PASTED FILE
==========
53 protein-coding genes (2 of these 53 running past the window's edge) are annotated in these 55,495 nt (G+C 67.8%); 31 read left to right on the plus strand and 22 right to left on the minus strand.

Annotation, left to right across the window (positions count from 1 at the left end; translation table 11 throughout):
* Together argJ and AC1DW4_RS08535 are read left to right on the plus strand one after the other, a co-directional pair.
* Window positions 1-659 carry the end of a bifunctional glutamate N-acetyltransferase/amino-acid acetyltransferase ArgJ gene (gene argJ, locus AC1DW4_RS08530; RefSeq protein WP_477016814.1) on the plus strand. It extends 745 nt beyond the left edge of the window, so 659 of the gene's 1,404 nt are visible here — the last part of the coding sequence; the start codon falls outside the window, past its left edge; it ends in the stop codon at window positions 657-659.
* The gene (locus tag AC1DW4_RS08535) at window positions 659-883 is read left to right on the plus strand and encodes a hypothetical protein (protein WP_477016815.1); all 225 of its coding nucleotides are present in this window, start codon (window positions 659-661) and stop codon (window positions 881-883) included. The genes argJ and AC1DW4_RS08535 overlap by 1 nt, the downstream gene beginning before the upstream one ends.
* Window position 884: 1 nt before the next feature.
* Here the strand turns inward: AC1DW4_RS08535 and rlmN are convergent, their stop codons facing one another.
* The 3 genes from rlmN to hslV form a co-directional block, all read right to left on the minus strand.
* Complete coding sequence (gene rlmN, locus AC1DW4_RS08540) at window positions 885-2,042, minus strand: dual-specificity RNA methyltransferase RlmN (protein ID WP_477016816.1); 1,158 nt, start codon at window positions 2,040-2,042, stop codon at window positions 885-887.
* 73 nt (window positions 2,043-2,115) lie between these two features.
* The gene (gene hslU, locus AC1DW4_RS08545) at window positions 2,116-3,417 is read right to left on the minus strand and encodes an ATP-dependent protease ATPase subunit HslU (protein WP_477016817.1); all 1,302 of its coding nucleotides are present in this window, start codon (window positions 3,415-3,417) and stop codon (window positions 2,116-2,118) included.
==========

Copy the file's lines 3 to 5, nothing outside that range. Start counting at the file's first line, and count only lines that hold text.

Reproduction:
* Together argJ and AC1DW4_RS08535 are read left to right on the plus strand one after the other, a co-directional pair.
* Window positions 1-659 carry the end of a bifunctional glutamate N-acetyltransferase/amino-acid acetyltransferase ArgJ gene (gene argJ, locus AC1DW4_RS08530; RefSeq protein WP_477016814.1) on the plus strand. It extends 745 nt beyond the left edge of the window, so 659 of the gene's 1,404 nt are visible here — the last part of the coding sequence; the start codon falls outside the window, past its left edge; it ends in the stop codon at window positions 657-659.
* The gene (locus tag AC1DW4_RS08535) at window positions 659-883 is read left to right on the plus strand and encodes a hypothetical protein (protein WP_477016815.1); all 225 of its coding nucleotides are present in this window, start codon (window positions 659-661) and stop codon (window positions 881-883) included. The genes argJ and AC1DW4_RS08535 overlap by 1 nt, the downstream gene beginning before the upstream one ends.